First we’ll update the Field rows to use three as the value for lg (12/4=3). While the first row properly has the four Field components lined up, notice that the second row’s columns are aligned incorrectly per our design.
Another feature of react-flexbox-grid – distribution attributes – allows us to specify how to distribute the contents of a Row or Column within the available space. This, too, can be defined per screen size so that the layout on smaller displays is unaffected.

In our case we want to use the between attribute on the Row containing the Field components so that the final two (on the second row) are distributed with the superfluous screen real estate left between them. The final code should look like this:


Final Thoughts

We have only scratched the surface of what can be accomplished with react-flexbox-grid. To read more, check out the GitHub repos for both react-flexbox-grid and the underlyling css framework: flexboxgrid.css.

Material UI's Grid layout system is mostly a wrapper around the 'CSS Flexible Box module', also known as Flexbox. See the official specfor Flexbox here.

This particular library is an example of why you should read the source code of libraries to understand how theywork at a deeper level. Without an understanding of Flexbox, you won't understand what most of the props are doing here.Similarly, if you've mastered Flexbox or CSS Grid already, you may find it more comfortable to implement your owngrid with your own CSS.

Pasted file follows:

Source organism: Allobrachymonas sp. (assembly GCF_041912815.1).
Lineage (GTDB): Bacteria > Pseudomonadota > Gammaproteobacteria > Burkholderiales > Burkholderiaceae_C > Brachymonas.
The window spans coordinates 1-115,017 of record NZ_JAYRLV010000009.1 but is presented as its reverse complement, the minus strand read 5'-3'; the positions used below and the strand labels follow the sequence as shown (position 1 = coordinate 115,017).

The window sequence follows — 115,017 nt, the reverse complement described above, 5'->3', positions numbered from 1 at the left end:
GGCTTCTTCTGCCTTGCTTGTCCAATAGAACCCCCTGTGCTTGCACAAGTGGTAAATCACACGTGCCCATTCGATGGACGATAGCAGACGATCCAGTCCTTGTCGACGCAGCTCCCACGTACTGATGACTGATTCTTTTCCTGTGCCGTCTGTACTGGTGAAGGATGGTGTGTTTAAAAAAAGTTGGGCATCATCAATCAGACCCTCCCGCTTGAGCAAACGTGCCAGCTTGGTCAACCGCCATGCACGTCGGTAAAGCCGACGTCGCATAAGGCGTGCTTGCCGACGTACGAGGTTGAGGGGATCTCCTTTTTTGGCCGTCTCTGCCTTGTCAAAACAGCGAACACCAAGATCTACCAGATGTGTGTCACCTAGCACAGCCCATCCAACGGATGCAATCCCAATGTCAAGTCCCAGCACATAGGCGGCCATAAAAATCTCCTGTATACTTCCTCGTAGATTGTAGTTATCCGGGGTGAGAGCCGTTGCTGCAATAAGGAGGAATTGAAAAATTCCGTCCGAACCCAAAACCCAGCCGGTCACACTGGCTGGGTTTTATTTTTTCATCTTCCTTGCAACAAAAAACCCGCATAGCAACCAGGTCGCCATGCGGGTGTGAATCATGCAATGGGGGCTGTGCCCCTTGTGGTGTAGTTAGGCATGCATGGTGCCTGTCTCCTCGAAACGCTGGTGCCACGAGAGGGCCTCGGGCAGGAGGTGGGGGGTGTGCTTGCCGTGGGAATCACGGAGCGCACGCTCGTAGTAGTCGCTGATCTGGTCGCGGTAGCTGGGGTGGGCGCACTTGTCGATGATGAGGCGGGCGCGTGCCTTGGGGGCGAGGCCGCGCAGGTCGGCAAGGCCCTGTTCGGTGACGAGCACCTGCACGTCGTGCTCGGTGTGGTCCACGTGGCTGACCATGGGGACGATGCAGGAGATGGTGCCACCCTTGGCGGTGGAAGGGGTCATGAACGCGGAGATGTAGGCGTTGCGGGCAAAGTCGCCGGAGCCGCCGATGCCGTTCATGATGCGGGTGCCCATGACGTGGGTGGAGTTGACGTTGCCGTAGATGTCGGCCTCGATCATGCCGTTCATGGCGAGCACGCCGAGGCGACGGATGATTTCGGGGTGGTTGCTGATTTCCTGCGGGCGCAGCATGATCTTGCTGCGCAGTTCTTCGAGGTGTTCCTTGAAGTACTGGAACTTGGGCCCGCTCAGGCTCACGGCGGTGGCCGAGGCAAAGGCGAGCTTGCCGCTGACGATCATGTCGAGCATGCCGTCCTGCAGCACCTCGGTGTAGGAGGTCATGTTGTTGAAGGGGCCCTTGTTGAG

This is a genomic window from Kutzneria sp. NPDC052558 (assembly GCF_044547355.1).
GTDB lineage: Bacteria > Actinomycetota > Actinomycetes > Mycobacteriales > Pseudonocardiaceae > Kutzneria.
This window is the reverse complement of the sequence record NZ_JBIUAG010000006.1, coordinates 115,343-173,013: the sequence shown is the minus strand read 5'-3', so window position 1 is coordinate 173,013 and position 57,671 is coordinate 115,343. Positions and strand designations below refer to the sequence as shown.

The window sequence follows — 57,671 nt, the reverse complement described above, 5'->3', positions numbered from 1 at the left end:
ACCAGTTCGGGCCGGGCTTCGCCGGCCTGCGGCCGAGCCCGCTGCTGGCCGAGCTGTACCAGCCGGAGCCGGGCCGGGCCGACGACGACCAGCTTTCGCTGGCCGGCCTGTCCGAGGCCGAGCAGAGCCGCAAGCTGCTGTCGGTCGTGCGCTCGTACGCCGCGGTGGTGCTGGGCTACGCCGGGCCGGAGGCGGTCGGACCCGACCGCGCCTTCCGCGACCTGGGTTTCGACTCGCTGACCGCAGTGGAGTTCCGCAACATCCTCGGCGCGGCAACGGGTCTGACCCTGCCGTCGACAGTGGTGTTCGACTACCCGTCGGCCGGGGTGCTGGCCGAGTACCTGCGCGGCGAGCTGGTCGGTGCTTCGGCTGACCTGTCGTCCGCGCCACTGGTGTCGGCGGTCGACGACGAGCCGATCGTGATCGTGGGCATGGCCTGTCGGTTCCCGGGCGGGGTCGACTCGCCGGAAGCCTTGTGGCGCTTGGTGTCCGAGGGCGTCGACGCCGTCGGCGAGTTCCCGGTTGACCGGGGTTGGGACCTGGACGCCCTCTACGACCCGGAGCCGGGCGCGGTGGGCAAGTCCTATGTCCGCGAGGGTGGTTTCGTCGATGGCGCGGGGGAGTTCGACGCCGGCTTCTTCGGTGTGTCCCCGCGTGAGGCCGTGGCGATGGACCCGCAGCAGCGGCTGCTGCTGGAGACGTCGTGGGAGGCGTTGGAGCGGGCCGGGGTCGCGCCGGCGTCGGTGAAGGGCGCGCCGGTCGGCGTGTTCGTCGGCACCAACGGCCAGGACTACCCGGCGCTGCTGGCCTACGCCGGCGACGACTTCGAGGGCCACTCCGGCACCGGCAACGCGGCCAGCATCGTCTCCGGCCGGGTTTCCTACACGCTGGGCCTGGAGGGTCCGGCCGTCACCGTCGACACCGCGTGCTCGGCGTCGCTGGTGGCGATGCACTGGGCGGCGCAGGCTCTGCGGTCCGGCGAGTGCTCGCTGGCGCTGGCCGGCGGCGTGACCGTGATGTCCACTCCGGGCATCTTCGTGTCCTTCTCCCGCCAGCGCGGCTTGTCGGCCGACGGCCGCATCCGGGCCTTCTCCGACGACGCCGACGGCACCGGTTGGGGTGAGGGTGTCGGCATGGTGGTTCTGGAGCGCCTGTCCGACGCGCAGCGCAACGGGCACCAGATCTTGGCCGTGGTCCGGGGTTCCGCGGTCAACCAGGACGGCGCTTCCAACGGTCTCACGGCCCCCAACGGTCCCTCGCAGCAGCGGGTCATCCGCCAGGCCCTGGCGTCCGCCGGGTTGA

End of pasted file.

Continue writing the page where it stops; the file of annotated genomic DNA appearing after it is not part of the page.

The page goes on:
So while it's not required to use Material UI's Grid to build grids in your application, using it does have some advantages (and disadvantanges).

A Brief Explanation of Flexbox


Let's refer to the W3 spec on the exact terms we'll be using.

A flex container is the box generated by an element with a computed display of flex or inline-flex.In-flow children of a flex container are called flex items and are laid out using the flex layout model.

So to keep the definition really simple, a flex container is an element with CSS display: flex. That's it, by that oneCSS property, that element becomes a flex container and the children of that element magically become flex items.Check out Example 1 below for a simple example of a pure flexbox with no other CSS properties other than a border on the items so you cansee how they are laid out by default.

Properties of Flexbox